Main parties back Key's plan for referendum on alternative design after election, whoever is in government.

New Zealanders will get a vote on a new national flag regardless of who is in the next government, as the main parties say they will back Prime Minister John Key's plan to hold a public referendum away from the glare of an election campaign.

Mr Key unveiled plans yesterday to allow New Zealanders to vote for an alternative to the century-old Union Jack and Southern Cross, which, he said, symbolised a colonial era "whose time has passed".

New Zealanders will vote on whether New Zealand gets a new flag during the next Parliamentary term. Mr Key said in a speech at Victoria University that the design of the current flag symbolised a colonial and post-colonial era whose time has passed.

A public referendum would be held during next parliamentary term, and separately from the 2017 election, with guidance from a cross-party group of MPs and an independent panel of experts.

Labour and Greens backed Mr Key's proposal to treat the issue dispassionately by debating it outside of an election period, though Labour leader David Cunliffe said it was still a distraction from more important issues, such as inequality.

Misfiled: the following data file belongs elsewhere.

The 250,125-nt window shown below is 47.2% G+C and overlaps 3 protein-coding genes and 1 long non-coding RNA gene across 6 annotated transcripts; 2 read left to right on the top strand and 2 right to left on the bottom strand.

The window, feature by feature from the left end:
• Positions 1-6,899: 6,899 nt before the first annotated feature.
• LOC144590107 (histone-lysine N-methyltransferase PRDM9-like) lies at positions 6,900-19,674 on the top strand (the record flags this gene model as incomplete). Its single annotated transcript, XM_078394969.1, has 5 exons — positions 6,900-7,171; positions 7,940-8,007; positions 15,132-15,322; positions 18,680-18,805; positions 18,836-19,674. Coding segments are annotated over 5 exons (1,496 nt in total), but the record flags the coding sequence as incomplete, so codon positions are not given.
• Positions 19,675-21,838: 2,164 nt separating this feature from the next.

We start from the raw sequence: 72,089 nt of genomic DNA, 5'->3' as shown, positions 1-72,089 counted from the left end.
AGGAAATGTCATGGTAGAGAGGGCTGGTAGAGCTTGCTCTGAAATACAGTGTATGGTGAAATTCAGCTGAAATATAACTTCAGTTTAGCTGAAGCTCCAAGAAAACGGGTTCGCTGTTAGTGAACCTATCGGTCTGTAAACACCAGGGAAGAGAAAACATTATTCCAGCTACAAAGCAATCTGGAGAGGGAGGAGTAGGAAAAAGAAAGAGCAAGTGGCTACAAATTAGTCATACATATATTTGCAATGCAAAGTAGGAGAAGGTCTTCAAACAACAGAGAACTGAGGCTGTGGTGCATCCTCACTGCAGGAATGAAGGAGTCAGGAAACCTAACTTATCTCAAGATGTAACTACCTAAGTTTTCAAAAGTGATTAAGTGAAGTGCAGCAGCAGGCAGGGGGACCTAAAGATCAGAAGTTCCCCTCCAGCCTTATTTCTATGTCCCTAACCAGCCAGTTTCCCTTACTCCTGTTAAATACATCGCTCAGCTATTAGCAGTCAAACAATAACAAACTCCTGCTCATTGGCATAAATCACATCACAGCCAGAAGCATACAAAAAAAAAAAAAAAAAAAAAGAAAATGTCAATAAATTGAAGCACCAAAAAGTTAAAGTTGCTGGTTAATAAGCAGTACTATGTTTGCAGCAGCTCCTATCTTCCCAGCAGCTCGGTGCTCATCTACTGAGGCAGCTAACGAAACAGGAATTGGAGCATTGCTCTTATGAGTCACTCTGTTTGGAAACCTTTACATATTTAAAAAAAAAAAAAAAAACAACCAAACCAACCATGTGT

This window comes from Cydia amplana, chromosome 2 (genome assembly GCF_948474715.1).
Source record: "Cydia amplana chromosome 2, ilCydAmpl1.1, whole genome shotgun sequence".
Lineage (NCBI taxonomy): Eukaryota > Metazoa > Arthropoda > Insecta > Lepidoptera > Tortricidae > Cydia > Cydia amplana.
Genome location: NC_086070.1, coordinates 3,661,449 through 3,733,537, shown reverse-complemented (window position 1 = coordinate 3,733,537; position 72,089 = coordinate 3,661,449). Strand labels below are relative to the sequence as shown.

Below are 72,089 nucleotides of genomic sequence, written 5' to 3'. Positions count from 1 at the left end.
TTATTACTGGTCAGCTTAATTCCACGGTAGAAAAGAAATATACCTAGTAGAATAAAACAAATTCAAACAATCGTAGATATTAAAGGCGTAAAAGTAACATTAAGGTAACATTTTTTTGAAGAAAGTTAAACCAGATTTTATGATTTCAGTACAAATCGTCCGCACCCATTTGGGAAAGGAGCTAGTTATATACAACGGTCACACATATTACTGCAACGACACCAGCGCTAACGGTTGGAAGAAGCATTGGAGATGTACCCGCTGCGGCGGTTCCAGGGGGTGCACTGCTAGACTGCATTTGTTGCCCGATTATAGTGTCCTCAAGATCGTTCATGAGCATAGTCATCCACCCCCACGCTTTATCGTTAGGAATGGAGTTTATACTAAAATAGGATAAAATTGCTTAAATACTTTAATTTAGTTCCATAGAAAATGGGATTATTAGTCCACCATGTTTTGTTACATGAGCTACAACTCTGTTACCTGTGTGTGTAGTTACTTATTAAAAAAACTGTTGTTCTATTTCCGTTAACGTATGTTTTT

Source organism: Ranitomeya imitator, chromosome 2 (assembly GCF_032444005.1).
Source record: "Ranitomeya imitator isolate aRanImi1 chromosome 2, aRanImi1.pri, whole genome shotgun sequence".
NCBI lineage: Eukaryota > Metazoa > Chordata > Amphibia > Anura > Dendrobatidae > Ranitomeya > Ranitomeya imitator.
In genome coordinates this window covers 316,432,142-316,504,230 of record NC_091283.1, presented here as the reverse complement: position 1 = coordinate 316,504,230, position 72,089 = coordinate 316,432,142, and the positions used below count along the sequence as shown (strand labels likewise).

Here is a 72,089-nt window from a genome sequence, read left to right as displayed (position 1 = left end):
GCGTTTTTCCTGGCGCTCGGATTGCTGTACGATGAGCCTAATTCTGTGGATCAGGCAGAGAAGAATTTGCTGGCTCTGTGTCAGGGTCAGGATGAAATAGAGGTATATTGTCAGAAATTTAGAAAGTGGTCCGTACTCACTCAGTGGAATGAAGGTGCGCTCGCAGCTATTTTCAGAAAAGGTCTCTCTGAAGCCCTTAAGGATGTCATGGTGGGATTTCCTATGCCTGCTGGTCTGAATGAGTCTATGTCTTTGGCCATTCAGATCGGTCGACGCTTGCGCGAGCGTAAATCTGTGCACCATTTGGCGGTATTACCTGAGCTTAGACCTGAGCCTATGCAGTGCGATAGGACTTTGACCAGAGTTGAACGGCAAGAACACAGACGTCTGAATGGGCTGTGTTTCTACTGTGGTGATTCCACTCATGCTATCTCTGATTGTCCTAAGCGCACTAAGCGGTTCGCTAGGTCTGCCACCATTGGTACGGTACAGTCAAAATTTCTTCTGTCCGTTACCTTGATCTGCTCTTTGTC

Mr Key said that holding a referendum in the next term gave time for widespread public consultation.

It would also mean that the World War I centenary next year would be commemorated under the flag which soldiers fought and died for in Gallipoli.

The Returned Services Association has been one of the most outspoken critics of changing the flag.

Mr Key said he did not underestimate the significance of the flag to soldiers, "but being respectful of our history does not lock us permanently in the past".

The process outlined by the Government did not rule out retaining the current national flag.

Mr Key made clear his preference for a change from a flag that represented a country moving from the 18th century to the 19th century - a time before superpowers, air travel, world wars, the rise of Asia and New Zealand's greater role in the Pacific.

Choosing a new flag did not mean becoming isolationist or anti-monarchist, but was "one more step in the evolution of modern New Zealand".

Mr Key said: "We want a design that says 'New Zealand' whether it's stitched on a Kiwi traveller's backpack outside a bar in Croatia, on a flagpole outside the United Nations, or standing in a Wellington southerly on top of the Beehive every working day."


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A new cross-party group of MPs would decide the finer points of the voting process.

Mr Key noted that a two-stage referendum would create more confidence in the final result. New Zealanders could first vote for the best alternative flag from three or four options, then vote on the winning design versus the existing flag.

Massey University senior researcher Malcolm Mulholland said that the process outlined by the Government met all the criteria for changing a national flag.

It had no political bias, involved all parties, and allowed citizens' engagement.